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Exposure

Hollywood's Golden Age, As Photographed By Charles Eames

The iconic midcentury polymath documented the making of Billy Wilder's most famous films.

  • <p>Billy Wilder in the middle of the picture on the ladder</p>
  • <p>1951 –  lm Ace in the Hole / The Big Carnival</p>
  • <p>1972 – Eames office – Billy Wilder, Charles & Ray Eames</p>
  • <p>1954 – Audrey Hepburn –  lm Sabrina</p>
  • <p>1957 –  lm The Spirit of Saint-Louis</p>
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    Billy Wilder in the middle of the picture on the ladder

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    1951 – lm Ace in the Hole / The Big Carnival

  • 04 /16
  • 05 /16
  • 06 /16
  • 07 /16

    1972 – Eames office – Billy Wilder, Charles & Ray Eames

  • 08 /16

    1954 – Audrey Hepburn – lm Sabrina

  • 09 /16
  • 10 /16
  • 11 /16
  • 12 /16
  • 13 /16
  • 14 /16
  • 15 /16

    1957 – lm The Spirit of Saint-Louis

  • 16 /16

Legendary designers Charles and Ray Eames were multimedia masters, frequently—and brilliantly—communicating their philosophy through film and photography.

Over the years, their image archive grew to include over 750,000 snapshots that document everything from travels through India to the circus. One series in particular—Movie Sets—is the focus of a new exhibition new exhibition at the Art & Design Atomium Museum in Brussels, Belgium. Curated by Alexandra Midal, the photographs date from 1951 to 1971 and are all Charles's snapshots from the sets of Billy Wilder films.

1972 – Eames office – Billy Wilder, Charles & Ray Eames

The Eameses and Wilder—who directed the classics Some Like it Hot, Sunset Boulevard, Double Indemnity, and The Apartment—were close friends since the days when Charles worked as an MGM set designer. The three famously collaborated on "Glimpses of the USA," a multimedia installation at the 1959 American National Exhibition in Moscow. Moreover, Ray designed the opening credits for Love in the Afternoon.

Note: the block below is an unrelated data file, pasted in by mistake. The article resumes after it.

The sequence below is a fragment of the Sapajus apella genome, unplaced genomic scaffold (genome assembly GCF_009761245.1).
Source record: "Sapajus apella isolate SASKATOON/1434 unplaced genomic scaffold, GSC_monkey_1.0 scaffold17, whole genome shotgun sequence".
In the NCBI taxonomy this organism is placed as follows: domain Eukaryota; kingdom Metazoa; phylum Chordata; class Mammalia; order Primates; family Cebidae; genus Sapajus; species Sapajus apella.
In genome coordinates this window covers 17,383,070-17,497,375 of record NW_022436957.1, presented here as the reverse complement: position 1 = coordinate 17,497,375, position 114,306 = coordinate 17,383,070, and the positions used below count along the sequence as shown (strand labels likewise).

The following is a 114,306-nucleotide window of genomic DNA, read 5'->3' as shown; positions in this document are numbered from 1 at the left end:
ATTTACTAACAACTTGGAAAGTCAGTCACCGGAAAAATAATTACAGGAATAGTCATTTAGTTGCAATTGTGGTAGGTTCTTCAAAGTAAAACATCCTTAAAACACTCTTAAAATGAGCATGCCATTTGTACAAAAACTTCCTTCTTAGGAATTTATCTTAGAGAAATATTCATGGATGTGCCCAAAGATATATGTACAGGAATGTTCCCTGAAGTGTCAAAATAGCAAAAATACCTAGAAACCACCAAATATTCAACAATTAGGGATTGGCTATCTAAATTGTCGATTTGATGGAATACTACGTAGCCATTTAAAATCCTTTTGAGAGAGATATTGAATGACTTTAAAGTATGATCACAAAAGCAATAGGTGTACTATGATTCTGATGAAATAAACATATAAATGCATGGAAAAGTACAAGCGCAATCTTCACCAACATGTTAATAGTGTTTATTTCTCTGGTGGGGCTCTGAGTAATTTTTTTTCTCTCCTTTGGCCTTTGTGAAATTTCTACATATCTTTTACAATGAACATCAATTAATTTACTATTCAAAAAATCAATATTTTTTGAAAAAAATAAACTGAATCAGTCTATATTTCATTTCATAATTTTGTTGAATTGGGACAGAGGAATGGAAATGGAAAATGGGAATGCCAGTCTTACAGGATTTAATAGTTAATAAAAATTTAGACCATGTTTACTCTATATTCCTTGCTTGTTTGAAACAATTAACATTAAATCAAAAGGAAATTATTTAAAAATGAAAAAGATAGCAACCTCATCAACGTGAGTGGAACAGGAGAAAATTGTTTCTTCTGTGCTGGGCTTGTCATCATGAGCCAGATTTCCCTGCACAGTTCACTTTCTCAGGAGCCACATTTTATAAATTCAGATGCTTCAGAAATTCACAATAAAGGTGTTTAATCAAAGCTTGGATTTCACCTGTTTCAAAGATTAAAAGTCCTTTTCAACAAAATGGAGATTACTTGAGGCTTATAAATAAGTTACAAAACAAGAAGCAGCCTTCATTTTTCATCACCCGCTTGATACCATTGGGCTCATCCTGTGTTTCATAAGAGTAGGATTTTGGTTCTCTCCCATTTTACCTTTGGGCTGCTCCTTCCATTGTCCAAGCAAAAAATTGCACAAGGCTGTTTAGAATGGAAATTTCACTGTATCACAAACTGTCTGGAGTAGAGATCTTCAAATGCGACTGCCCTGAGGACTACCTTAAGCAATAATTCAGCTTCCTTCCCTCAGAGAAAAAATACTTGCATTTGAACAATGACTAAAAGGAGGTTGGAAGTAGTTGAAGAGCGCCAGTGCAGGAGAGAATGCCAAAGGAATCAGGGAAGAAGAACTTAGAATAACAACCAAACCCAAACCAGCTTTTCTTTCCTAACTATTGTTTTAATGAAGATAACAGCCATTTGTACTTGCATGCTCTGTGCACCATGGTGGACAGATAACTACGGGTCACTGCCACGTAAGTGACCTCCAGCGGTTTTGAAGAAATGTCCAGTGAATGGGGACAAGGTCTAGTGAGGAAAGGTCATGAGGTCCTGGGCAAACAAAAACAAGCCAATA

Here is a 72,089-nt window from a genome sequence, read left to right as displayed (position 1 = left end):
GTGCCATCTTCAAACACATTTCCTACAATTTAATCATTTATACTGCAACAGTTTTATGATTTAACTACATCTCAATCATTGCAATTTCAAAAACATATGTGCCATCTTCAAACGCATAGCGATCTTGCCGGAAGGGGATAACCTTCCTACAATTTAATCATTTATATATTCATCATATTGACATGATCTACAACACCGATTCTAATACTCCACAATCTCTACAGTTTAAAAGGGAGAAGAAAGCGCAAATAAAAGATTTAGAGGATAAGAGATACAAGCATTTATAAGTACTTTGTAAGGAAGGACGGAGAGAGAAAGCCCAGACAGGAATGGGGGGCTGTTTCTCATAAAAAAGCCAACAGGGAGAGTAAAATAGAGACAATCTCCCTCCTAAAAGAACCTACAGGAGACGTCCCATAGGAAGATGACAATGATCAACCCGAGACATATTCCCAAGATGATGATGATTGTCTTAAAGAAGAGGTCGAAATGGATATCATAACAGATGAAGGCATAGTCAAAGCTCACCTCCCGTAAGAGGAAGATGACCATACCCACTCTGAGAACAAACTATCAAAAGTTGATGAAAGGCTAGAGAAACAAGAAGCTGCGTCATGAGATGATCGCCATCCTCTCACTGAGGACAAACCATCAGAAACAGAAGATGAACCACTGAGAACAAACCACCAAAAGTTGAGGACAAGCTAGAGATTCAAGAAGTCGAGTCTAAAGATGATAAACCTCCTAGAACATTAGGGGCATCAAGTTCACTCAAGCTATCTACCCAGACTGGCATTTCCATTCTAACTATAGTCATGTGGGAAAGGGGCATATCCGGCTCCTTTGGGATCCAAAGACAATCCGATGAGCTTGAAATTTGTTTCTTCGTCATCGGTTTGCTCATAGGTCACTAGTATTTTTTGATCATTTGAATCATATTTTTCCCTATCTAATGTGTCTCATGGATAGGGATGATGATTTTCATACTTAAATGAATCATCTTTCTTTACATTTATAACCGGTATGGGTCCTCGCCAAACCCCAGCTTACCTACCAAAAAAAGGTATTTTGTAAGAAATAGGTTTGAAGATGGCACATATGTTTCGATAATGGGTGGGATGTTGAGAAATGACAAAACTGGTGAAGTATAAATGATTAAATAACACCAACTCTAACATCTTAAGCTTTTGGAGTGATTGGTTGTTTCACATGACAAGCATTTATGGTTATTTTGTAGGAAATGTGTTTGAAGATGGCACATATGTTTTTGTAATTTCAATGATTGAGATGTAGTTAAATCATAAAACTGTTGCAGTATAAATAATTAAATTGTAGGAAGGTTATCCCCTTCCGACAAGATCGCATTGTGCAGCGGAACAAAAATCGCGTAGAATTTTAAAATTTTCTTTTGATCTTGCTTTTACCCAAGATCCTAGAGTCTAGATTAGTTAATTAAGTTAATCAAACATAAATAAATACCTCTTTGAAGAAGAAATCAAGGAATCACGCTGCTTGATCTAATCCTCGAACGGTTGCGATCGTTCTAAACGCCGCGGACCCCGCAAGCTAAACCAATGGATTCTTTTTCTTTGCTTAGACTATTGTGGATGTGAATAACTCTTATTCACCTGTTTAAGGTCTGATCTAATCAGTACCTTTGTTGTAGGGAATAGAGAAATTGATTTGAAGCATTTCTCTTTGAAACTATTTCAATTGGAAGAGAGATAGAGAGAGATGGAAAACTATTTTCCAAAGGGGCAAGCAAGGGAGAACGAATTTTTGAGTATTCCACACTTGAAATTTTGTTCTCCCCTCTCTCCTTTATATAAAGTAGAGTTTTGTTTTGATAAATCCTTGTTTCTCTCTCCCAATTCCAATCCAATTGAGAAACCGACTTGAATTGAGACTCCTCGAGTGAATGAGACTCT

"Charles used to say they learned more about architecture from watching a Billy Wilder film than talking to most architects," Eames Demetrios, grandson of the Eameses and director of the Eames Foundation, said in a release. Wilder's on-set sleeping habits even inspired the design for the Eames Chaise—a chair comfortable enough for a nap, but just narrow enough that Wilder would wake up if he tried to adjust his position.

Taken as a whole, the photographs offer a glimpse of what went into Wilder's film productions: elaborate architectural backdrops in the desert, groups of people huddling around a camera, and complex lighting systems in the studio and outdoors. Spy a few of the images in the slide show above.

All Photos: © 2016 Eames Office, LLC, courtesy Art & Design Atomium Museum

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